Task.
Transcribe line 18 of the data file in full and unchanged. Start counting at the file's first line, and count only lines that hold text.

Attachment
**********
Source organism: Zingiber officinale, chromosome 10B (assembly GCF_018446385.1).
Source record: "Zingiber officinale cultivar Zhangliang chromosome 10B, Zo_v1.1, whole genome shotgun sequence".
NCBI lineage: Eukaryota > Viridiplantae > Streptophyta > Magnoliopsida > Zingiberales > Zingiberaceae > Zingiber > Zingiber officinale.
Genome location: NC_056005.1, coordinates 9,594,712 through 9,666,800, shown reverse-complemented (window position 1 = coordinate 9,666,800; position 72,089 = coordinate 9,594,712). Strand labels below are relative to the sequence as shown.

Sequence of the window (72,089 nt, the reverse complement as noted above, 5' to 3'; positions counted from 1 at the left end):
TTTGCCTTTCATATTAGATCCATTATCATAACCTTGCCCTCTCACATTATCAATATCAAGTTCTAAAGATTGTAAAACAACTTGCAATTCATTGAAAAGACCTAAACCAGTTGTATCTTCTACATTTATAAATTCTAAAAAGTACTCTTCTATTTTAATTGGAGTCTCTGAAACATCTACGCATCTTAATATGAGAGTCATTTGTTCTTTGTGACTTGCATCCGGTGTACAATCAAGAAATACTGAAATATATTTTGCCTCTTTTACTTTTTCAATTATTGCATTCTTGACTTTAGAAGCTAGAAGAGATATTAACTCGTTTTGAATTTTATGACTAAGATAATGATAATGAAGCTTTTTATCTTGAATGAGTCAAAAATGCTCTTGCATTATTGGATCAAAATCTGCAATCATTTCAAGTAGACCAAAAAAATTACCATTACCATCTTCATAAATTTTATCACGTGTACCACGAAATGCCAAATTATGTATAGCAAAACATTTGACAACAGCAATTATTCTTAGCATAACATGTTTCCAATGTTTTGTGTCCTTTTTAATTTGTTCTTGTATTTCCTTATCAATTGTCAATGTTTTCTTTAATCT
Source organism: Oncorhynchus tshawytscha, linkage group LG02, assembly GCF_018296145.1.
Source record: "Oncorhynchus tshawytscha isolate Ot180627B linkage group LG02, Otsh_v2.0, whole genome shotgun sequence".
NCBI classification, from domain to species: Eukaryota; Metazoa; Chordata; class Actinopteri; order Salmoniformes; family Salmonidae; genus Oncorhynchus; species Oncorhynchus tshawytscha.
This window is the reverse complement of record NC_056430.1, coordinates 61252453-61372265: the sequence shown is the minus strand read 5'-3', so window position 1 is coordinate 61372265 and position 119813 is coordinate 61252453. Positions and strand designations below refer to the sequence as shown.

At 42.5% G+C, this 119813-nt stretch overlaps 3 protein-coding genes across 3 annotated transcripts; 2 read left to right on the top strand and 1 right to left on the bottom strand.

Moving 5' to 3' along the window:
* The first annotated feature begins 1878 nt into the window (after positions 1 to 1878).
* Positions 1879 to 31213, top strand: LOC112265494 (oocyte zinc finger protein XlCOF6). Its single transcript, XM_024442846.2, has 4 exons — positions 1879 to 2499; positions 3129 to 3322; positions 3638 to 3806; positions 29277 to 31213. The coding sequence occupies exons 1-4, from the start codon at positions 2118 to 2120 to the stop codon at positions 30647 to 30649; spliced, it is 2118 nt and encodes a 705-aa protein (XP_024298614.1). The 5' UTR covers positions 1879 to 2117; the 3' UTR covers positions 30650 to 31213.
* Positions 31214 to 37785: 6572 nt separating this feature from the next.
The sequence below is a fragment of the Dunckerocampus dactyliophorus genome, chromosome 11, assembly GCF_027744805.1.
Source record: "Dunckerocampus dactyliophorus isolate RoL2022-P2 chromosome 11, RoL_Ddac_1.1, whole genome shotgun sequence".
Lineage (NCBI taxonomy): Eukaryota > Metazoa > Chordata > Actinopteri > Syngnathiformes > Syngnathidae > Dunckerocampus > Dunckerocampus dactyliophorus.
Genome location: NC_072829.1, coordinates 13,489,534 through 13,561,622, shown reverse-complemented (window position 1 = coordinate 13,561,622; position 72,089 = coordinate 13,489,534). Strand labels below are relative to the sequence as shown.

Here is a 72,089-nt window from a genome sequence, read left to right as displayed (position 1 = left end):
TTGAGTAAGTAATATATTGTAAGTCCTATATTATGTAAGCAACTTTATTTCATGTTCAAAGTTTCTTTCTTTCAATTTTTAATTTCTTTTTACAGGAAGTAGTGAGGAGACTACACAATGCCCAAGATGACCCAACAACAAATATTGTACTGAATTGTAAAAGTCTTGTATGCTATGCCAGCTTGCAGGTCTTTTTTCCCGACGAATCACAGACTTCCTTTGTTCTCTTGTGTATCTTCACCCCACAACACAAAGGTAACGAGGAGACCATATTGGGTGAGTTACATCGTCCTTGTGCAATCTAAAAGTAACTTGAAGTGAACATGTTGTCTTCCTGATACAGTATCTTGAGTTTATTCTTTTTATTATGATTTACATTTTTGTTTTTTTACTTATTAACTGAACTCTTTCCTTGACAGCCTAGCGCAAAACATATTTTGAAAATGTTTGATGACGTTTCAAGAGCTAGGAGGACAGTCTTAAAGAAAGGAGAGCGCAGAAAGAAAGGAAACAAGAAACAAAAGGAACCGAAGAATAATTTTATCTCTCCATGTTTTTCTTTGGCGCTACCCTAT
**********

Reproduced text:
Lineage (NCBI taxonomy): Eukaryota > Metazoa > Chordata > Actinopteri > Syngnathiformes > Syngnathidae > Dunckerocampus > Dunckerocampus dactyliophorus.